Mr. Hadi asserted that the members’ speech couldn’t be altered as there was meeting minutes which were audio-recorded and transcribed in writing. And, the Special Envoy’s role in the committee is defined as a facilitator, and has nothing to do with making any decisions or adopting any terms; “What is approved in the Constitutional Committee are the decisions taken by the Expanded body of the Constitutional Committee, with votes of the majority of the members, as stipulated in its internal system only and deposited in the committee’s secretariat”. In addition, “The second task entrusted to the Special Envoy is to follow-up and attend the sessions, listen to the interventions, facilitate reaching agreement regarding the agendas, submit a periodic report on the progress of the committee’s work and evaluate it regarding its progress and the level of achievements accomplished in mission entrusted to it, then raise this report to the Security Council.” He stressed that “no Syrian can expect that the committee’s work will continue for an open term, and a reasonable timetable, that does not exceed several months, must be set to complete the task entrusted to the committee in accordance with the mandate given to it’’.

Mr. Tariq Al-Kurdi talked about the issues being discussed within the Constitutional Committee that are not generally considered but are discussed from a constitutional point of view, such as provisions that guarantee the safety and security of the displaced people. So, I raised a question to the co-chair of the regime delegation that: “You were speaking about the refugees project as a step to welcome back the Syrians’ return to their country, but you delimited it again by excluding ‘’the terrorists’’ in addition to other conditions that prevent the Syrians from returning back home. So, we seek to establish constitutional provisions that protect us as refugees to return after the political solution. Therefore, we can see that the regime is trying hard to evade any concessions because if it does it once it will have to do it again and again. Yet, what we have come to now is to embarrass the regime and start, in a way that it can’t evade, going into the midst of writing the constitutional provisions starting from the next session (and we may and may not succeed and get what we want, but if we do not, then at least we will not allow or leave room for the regime to get what it wants)”.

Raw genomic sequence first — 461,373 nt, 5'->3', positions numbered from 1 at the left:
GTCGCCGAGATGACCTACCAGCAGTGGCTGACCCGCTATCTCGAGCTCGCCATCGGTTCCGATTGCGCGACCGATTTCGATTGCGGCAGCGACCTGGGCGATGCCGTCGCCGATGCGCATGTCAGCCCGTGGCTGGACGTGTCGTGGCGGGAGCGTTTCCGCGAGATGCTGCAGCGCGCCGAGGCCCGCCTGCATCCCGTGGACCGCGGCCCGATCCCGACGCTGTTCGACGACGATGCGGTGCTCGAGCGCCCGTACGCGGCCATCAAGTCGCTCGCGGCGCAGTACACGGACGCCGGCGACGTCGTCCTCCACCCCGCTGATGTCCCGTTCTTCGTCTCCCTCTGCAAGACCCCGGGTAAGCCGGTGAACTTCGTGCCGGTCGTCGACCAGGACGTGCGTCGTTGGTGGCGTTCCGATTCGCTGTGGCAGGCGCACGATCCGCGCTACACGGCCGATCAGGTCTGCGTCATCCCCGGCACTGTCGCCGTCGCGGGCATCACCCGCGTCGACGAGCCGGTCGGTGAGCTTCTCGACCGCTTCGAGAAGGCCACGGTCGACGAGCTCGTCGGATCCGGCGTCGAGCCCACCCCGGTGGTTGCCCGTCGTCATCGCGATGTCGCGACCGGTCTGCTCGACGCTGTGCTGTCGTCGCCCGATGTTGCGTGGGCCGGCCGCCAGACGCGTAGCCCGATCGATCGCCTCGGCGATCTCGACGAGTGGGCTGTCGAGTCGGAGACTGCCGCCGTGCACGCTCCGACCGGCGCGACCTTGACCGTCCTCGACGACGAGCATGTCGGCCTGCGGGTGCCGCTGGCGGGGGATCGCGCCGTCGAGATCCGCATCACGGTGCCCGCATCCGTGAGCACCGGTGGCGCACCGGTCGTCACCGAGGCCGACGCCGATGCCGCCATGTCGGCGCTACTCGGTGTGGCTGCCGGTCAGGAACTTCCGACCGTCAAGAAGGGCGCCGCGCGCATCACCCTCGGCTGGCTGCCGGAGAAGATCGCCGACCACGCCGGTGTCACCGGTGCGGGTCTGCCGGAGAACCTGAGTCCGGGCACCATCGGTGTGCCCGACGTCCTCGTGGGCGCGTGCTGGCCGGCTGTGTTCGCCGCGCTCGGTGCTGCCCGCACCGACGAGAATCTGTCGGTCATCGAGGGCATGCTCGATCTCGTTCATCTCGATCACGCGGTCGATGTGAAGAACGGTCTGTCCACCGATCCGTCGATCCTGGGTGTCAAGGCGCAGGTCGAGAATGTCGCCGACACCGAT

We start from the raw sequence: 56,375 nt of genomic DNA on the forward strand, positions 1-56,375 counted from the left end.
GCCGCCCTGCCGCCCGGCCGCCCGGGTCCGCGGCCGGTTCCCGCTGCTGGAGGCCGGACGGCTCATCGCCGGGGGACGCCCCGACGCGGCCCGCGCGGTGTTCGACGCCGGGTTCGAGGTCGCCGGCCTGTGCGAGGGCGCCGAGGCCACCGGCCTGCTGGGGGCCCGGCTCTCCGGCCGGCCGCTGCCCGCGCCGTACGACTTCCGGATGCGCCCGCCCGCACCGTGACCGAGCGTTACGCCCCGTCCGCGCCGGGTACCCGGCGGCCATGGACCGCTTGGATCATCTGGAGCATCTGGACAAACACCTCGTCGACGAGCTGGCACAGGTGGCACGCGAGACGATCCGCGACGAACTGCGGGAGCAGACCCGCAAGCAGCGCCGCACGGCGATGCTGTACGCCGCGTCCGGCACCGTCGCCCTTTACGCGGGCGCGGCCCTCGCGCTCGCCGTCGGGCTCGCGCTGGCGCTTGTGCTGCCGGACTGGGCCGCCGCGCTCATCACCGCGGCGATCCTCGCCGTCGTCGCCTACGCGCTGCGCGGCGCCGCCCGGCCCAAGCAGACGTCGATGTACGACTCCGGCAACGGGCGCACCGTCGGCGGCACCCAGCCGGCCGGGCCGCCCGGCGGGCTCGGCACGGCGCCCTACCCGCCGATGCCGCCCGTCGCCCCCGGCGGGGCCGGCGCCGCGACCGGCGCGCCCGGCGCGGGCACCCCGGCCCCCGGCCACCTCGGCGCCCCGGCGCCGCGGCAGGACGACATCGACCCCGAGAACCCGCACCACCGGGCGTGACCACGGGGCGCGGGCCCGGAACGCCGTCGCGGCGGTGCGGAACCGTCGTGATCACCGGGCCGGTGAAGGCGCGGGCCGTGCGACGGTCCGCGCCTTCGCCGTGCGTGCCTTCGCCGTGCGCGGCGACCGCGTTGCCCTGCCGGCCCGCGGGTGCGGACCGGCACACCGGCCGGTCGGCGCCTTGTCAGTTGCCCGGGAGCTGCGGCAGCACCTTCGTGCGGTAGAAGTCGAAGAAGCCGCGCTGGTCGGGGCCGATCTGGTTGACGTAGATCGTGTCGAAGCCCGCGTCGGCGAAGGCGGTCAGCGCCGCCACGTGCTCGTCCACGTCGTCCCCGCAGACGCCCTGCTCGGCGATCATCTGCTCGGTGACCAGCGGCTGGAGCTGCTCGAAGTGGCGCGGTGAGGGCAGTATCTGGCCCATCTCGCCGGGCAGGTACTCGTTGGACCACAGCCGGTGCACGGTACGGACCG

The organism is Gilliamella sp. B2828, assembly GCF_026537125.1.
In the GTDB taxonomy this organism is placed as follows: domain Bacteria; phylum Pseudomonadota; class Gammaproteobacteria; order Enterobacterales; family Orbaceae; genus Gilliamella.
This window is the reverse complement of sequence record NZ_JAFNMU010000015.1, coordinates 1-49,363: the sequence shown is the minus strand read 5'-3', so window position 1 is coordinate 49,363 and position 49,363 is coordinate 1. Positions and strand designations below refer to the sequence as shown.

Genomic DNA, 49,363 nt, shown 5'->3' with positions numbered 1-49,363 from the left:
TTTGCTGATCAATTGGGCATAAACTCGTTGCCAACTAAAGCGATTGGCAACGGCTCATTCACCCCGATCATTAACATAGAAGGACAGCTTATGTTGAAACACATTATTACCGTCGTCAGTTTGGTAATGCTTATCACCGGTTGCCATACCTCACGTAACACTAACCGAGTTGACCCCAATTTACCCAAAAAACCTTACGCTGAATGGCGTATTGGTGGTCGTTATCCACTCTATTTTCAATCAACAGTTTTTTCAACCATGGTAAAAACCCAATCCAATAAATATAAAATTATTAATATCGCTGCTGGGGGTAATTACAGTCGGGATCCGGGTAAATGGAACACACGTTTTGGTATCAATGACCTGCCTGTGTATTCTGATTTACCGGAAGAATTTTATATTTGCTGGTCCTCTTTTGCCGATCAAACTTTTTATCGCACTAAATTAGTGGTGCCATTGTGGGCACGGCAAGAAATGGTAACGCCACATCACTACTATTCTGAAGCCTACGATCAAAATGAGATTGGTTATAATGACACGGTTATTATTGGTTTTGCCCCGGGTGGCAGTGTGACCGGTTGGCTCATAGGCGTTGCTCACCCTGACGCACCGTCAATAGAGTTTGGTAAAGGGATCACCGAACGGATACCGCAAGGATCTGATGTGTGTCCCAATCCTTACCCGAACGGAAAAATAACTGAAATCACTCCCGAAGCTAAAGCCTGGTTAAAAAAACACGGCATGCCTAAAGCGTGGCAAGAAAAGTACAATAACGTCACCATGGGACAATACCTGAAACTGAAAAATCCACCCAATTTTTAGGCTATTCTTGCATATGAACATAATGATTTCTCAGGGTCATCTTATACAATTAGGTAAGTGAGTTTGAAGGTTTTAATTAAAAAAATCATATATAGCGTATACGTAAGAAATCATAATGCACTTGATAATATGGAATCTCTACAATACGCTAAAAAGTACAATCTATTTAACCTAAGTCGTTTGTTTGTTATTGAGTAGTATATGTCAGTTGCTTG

A wide discussion took place on all of the above-mentioned topics between the participants and the Constitutional Committee members.

Part two:
Representatives of the civil society organizations delegation in the Constitutional Committee to inform about their priorities and proceedings of the last session.
Both Mr. Mazen Ghariba and Mrs. Huda Sirjawi talked and this part was concentrated on two axes:
Axis 1: is related to the fundamental values which the civil society focuses on and which were raised by the civil society organizations delegation through the last four rounds and will be focused on through the subsequent rounds, and this includes:

  1. The first point is related to prosecution mechanisms, legal, criminal and judicial inquiry against perpetrators of war crimes as well as the urgent and immediate release of detainees and those who were arrested by the regime but never heard of them again.
  2. Separating the authorities in Syria, especially the judicial authority, restructuring it, and reducing the authorities of the head of state so that the executive authority does not prevail and dominate over the rest of the authorities.
  1. The third point is related to the issue of decentralization in Syria and its real activation because it gives local communities an effective and real role in the affairs of their cities.
  2. The safe, voluntary and decent return of all the displaced, inside and outside Syria, and this return is subject to political transition without the presence of Assad, in addition to the release of detainees, and applying the transitional justice. In the context of talking about transitional justice, the restitution of properties to their owners was mentioned,

and I case this was not possible due to damage or something that happened to that property, there should be compensation for these displaced people so that they can return but after applying these conditions.